BNSF Falsely Claims Marginalized Communities “Better Off” with Proposed Railyard; Public Hearing Tonight


The proposed site for BNSF's SCIG railyard.

In a sadly misunderstood and ill-grounded editorial, the Press-Telegram endorsed Burlington Northern Santa Fe’s (BNSF) proposed 153-acre railyard project west of the 710 freeway, the Southern California International Gateway (SCIG). The endorsement comes right before a public hearing featuring demonstrations from some 20 community organizations who will offer evidence denouncing the benefits of the project as well as proposals for a new site.

The initial draft environmental impact report (DEIR) released September of last year was re-visited due to overwhelming complaints from community members and groups, particularly the South Coast Air Quality Management district. BNSF then re-circulated the EIR (RDEIR) in a study that was, in some sense, relatively the same as the first which, by the way, stated clear and significant health hazards.

When asking BNSF to comment in regards to the fact that the RDEIR is heavily contested, BNSF correspondent Lena Kent replied, “The updated DEIR completed by the [Port of Los Angeles] affirms that building SCIG is better than the no project alternative or continuing with the current use at the site. The report shows that residents, students, teachers, and workers nearby would be better off with the project than without the project, in terms of air quality and health risk improvements, as well as all of those living, working, and going to school along the I-710 freeway. We think if folks review the report, the benefits will be clear.”

Sounding oddly reflective of BNSF’s (obvious) support of the project, the P-T continued along the same lines with their stance:

“[BNSF] says its proposed [SCIG] railyard would eliminate about 2 million [sic] annual truck trips, with most of the relief targeted for the Long Beach (710) Freeway. [...] The revised report essentially says the same as the study released last year: that local residents and schools are better off with BNSF’s proposed railyard[.]“

Firstly, it seems no one has actually read the report.

Though they are somewhat correct in that the studies are relatively the same, the RDEIR actually uses harsher language in pointing out that, indeed, adverse effects on air quality, noise, and cultural resources will occur:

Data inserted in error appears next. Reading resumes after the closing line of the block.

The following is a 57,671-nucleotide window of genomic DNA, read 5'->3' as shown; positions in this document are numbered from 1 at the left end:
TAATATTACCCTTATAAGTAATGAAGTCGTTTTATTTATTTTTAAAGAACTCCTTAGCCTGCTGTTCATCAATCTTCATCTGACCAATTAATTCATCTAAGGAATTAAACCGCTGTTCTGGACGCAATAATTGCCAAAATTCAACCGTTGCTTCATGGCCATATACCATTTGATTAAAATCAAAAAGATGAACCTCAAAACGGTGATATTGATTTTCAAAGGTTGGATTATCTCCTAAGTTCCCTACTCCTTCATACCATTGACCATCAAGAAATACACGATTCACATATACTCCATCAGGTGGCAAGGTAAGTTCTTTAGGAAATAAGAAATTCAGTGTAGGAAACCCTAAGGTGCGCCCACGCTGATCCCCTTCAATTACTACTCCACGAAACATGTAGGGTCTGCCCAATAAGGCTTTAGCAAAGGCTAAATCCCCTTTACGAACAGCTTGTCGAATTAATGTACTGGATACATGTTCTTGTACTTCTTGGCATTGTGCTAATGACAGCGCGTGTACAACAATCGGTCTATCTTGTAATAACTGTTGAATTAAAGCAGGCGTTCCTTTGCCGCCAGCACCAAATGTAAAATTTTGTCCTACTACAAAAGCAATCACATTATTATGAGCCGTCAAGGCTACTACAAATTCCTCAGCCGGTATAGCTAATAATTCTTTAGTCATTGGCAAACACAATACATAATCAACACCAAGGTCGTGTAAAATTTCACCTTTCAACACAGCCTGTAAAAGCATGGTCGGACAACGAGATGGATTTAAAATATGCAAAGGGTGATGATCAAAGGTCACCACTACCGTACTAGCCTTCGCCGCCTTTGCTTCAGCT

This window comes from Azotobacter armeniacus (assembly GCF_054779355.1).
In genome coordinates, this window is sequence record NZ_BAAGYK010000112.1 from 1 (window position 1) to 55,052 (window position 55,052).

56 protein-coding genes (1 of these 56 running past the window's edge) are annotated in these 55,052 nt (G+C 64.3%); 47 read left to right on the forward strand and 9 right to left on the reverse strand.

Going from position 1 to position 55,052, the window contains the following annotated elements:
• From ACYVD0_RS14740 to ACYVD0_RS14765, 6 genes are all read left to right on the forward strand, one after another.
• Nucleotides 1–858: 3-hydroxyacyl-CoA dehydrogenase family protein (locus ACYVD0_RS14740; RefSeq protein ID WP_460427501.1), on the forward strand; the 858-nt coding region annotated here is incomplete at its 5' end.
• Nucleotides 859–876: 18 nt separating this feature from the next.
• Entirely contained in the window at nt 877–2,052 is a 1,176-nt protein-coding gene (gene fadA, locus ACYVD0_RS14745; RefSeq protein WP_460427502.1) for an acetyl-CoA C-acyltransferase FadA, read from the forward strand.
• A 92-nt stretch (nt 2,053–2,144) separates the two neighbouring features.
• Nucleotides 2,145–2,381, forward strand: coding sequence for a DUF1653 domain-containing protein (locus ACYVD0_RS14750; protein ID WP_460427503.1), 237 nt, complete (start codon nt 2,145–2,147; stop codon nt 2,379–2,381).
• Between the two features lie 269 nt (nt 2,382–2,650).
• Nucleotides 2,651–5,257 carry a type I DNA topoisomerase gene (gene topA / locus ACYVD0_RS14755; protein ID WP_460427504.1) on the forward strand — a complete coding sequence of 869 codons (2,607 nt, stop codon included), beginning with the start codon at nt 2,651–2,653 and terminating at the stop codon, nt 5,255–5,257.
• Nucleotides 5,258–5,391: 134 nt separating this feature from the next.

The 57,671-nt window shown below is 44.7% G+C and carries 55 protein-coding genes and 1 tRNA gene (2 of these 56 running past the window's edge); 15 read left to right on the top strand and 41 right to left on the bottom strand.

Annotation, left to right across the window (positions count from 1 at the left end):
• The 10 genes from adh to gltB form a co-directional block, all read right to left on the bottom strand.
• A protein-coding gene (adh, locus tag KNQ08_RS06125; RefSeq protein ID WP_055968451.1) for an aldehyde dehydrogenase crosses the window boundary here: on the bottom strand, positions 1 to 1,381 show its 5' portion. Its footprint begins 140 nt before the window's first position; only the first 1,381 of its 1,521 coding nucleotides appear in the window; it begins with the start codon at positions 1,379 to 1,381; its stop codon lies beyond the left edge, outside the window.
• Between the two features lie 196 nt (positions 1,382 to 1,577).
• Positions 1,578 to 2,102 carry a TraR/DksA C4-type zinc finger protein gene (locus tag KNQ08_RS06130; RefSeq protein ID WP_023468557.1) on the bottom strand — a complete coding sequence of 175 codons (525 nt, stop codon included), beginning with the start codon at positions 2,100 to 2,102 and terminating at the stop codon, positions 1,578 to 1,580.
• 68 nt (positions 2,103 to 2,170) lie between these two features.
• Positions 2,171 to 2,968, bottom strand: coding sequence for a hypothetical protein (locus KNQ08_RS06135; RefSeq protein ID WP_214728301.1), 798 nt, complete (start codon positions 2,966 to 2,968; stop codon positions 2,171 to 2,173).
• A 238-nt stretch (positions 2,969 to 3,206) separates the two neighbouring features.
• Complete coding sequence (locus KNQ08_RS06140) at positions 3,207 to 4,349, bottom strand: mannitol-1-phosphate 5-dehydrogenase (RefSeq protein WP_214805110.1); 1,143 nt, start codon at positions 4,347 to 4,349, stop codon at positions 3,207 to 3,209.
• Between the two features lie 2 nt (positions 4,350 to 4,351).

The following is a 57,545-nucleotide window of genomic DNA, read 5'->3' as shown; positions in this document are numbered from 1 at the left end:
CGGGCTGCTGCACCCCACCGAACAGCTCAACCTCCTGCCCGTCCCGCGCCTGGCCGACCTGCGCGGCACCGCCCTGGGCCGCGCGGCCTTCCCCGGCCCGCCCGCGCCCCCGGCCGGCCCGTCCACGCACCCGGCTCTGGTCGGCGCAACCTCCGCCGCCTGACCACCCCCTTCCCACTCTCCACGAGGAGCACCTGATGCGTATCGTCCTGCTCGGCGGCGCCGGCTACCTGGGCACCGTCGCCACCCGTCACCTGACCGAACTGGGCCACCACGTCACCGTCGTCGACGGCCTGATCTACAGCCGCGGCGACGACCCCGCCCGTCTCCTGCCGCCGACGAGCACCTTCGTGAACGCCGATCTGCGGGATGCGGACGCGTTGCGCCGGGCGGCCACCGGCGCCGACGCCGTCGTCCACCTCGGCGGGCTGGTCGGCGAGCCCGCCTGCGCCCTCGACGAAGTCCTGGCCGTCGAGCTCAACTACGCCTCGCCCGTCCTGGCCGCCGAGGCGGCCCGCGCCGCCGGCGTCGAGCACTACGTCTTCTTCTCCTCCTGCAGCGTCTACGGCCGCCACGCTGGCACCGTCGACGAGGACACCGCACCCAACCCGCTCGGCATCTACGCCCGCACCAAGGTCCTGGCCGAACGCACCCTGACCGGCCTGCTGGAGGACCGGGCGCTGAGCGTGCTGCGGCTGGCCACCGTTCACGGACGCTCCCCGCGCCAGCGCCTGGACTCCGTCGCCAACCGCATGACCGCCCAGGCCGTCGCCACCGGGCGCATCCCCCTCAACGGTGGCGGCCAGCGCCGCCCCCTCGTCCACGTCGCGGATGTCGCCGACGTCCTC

The proposed Project would have significant impacts related to [aesthetics, air quality, cultural resources, land use, and noise] that would remain significant after mitigation. With these unavoidable impacts, the Proposed Project would have new, significant effects with respect to minority and low-income populations. Those impacts would fall disproportionately on minority and low-income populations because the census block groups adjacent to the point of impact (the eastern edge of the Project site) constitute minority populations, and some (i.e., all or parts of census tracts 5727, 5728, 5729, and 5755) constitute low-income populations.1 [my emphasis]

The way in which BNSF claims 1.5 million trucks will be “removed” from the 710 is quite simple. Trucks, as of now, travel about 20 miles north on the 710 freeway to the company’s Hobart Yard; with SCIG, trucks will travel via SR-47 from the ports.

The reason why this claim is immensely off-putting is the fact that BNSF plans a massive expansion of its Hobart yard and–in tandem with the 710 expansion project–will, in fact, increase truck traffic as well as net diesel pollution in the area’s entirety. In fact, according to policy analysts working with USC2, SCIG will generate 5,500 additional truck trips and 16 train trips daily.

There’s yet another caveat: BNSF is planning on shipping domestic containers to Hobart and international containers to SCIG.